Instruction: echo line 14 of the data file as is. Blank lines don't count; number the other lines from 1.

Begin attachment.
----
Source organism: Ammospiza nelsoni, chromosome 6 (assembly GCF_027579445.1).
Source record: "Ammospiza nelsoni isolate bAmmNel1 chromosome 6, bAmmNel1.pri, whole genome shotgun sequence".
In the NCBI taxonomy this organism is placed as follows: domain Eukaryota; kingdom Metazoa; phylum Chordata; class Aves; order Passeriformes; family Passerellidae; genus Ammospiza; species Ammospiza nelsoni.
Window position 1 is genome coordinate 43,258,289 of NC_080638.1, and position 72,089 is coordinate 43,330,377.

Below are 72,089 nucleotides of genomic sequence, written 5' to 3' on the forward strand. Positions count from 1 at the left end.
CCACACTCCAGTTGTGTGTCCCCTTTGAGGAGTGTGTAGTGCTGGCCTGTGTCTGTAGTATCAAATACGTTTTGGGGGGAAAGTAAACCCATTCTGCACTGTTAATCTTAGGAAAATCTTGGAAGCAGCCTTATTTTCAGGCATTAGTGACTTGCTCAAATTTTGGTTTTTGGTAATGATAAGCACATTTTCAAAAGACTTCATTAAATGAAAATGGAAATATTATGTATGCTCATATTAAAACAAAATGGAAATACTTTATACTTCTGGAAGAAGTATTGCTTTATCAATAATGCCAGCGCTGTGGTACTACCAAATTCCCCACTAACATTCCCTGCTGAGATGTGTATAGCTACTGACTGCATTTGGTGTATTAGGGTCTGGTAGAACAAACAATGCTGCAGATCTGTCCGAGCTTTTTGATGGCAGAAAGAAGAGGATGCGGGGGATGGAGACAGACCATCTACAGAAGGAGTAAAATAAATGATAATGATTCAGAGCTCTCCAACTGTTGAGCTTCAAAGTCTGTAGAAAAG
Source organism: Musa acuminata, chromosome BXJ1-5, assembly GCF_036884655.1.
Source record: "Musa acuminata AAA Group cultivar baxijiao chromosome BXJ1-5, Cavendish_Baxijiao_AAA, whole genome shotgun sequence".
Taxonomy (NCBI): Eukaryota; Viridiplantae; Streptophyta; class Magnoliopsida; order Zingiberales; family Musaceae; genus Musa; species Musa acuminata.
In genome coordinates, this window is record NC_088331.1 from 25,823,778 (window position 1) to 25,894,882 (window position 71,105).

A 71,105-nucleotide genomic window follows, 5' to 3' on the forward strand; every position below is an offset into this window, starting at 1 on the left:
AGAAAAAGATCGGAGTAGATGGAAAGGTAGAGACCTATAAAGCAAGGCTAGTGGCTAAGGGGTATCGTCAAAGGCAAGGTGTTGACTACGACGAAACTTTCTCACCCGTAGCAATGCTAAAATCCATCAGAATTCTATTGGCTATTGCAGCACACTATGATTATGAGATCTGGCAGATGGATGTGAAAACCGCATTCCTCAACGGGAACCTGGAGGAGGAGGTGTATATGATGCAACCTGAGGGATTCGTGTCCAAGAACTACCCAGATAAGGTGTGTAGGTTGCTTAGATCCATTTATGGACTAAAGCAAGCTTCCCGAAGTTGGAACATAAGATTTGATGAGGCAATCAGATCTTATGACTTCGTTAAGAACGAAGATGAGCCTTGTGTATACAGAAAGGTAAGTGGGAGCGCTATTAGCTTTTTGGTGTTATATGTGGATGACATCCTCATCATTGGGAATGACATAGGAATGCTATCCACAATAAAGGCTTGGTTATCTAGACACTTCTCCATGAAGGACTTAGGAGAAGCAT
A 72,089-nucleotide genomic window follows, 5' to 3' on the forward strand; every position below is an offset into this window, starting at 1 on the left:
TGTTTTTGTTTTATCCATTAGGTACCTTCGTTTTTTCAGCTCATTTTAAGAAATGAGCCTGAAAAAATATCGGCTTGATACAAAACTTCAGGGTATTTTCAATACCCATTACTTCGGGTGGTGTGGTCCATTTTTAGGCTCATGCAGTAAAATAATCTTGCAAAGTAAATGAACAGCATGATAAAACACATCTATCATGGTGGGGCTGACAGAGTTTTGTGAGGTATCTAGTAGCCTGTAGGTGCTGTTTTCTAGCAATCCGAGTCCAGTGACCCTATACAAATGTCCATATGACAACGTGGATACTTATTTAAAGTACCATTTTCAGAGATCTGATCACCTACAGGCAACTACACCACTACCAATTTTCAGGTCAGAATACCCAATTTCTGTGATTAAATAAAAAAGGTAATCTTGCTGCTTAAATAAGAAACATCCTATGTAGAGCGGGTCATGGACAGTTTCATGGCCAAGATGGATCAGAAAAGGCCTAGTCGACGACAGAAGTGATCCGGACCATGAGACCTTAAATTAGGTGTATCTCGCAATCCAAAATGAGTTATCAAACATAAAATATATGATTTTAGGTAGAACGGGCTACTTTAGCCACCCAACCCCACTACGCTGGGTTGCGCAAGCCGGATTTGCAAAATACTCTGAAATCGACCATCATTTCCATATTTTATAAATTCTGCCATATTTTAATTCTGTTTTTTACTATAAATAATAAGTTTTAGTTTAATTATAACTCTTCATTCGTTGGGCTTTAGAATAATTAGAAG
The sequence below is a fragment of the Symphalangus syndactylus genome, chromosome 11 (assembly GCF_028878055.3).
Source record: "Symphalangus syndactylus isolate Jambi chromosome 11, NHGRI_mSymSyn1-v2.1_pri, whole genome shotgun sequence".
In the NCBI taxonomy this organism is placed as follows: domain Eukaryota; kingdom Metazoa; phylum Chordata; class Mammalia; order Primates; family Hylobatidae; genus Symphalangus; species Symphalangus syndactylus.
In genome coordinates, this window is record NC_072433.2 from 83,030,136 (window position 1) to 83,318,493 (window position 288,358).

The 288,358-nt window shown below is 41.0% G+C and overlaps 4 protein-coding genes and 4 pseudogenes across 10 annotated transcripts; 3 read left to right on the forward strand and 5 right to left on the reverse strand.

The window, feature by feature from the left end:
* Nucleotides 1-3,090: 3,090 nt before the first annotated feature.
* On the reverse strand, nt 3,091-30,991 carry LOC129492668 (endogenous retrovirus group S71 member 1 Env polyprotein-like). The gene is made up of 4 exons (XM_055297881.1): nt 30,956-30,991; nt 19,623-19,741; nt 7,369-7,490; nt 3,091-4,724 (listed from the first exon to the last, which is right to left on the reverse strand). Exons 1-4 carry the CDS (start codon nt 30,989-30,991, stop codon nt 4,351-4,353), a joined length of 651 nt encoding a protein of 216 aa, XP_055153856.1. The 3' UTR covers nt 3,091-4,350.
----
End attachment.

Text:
TGTTTTTGTTTTATCCATTAGGTACCTTCGTTTTTTCAGCTCATTTTAAGAAATGAGCCTGAAAAAATATCGGCTTGATACAAAACTTCAGGGTATTTTCAATACCCATTACTTCGGGTGGTGTGGTCCATTTTTAGGCTCATGCAGTAAAATAATCTTGCAAAGTAAATGAACAGCATGATAAAACACATCTATCATGGTGGGGCTGACAGAGTTTTGTGAGGTATCTAGTAGCCTGTAGGTGCTGTTTTCTAGCAATCCGAGTCCAGTGACCCTATACAAATGTCCATATGACAACGTGGATACTTATTTAAAGTACCATTTTCAGAGATCTGATCACCTACAGGCAACTACACCACTACCAATTTTCAGGTCAGAATACCCAATTTCTGTGATTAAATAAAAAAGGTAATCTTGCTGCTTAAATAAGAAACATCCTATGTAGAGCGGGTCATGGACAGTTTCATGGCCAAGATGGATCAGAAAAGGCCTAGTCGACGACAGAAGTGATCCGGACCATGAGACCTTAAATTAGGTGTATCTCGCAATCCAAAATGAGTTATCAAACATAAAATATATGATTTTAGGTAGAACGGGCTACTTTAGCCACCCAACCCCACTACGCTGGGTTGCGCAAGCCGGATTTGCAAAATACTCTGAAATCGACCATCATTTCCATATTTTATAAATTCTGCCATATTTTAATTCTGTTTTTTACTATAAATAATAAGTTTTAGTTTAATTATAACTCTTCATTCGTTGGGCTTTAGAATAATTAGAAG